The first time I saw one, I thought someone missed Christmas, and wanted to relive the experience of hanging ornaments on a tree, even if there weren’t any green trees and it was early April.
Then I saw another, and another. Each time, the trees and their decorations (and number of ornaments) varied.
What am I talking about? The Easter egg tree of course! It’s called Ostereierbaum in German and the tradition for hanging mouth-blown eggs from the branches of trees and bushes is centuries old. Like many of the traditions around Easter, the rebirth of life (symbolized by the egg and the bare branches) is being celebrated.
For some reason, I really enjoy how the same holidays are celebrated in different ways in difference places. I saw it at Christmas, but since many of the Christmas traditions I know in the US (Christmas trees, wreaths, many songs) come from Germany, the differences were not so great. While the Easter Bunny also comes from the German Lutherans, I had never heard of the Ostereierbaum or the Osterfeuer before.
Apparently, it is also tradition to host a bonfire on the night before Easter. Called the Osterfeuer, it has pre-Christian origins, but its symbolism of chasing away the winter and rebirth as the ashes of the fire scatter over the fields and fertilize the earth made it an Easter tradition. In a religious sense, it is part of the closing of the Easter Vigil on Holy Saturday. However, in Hamburg, Berlin, and many other German cities, it is set up as a secular celebration for the citizens of the city to meet and enjoy a sense of community. In Hamburg alone, 7 separate fires were set up at different points all over the city, each with different audiences in mind. The main idea is that all the “bad spirits” that gathered in winter can be scared away.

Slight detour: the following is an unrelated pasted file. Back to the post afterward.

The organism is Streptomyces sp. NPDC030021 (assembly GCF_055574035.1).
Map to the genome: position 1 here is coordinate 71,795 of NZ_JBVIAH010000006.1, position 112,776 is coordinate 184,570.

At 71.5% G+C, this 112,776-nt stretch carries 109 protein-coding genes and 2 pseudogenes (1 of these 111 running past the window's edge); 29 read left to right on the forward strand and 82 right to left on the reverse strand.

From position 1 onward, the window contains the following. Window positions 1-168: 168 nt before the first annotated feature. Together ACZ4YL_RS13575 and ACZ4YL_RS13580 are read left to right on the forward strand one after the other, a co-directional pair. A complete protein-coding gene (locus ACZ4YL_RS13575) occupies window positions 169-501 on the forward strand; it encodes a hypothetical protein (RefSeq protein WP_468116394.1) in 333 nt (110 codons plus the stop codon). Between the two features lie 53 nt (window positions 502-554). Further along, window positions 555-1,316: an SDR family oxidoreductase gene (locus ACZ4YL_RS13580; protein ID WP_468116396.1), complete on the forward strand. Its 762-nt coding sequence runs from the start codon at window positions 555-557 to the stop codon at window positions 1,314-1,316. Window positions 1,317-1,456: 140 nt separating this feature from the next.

In writing this, I realize how practical many of these celebrations are. All the traditions that are connected with holidays originated with a particular purpose. I think part of my fascination with seeing how others celebrate holidays has to do with the way it makes me look things up to understand more about their traditions, and mine, originated.
At any rate, the last Easter tradition I wanted to write about is the Osterhase (in German, a Hase is a Hare, but in English we think of it as a bunny). In Germany, the hare plays much the same role as St. Nikolas or the Christkind at Christmas. The Hare determines whether children were good over Lent and whether they deserve the presents that the Hare has brought with him.
I found many representations of the Osterhase while here, and I had to remind myself every time that the idea was not that the rabbit look cute, rather, it had a serious role to perform and by virtue of being a hare, would not look as cuddly as a bunny.
Made me wonder if the English are a bit soft (just kidding!).
The tradition of the chocolate Easter bunny originates with someone who took the idea of the Easter bunny and combined it with the tasty confection known as chocolate. I don’t know where it comes from , but it’s a reason to look forward to Easter every year.
This was my first Easter away from home, but there was enough to observe that I didn’t feel like I missed anything except the traditional lamb for dinner, and my family. It was good.
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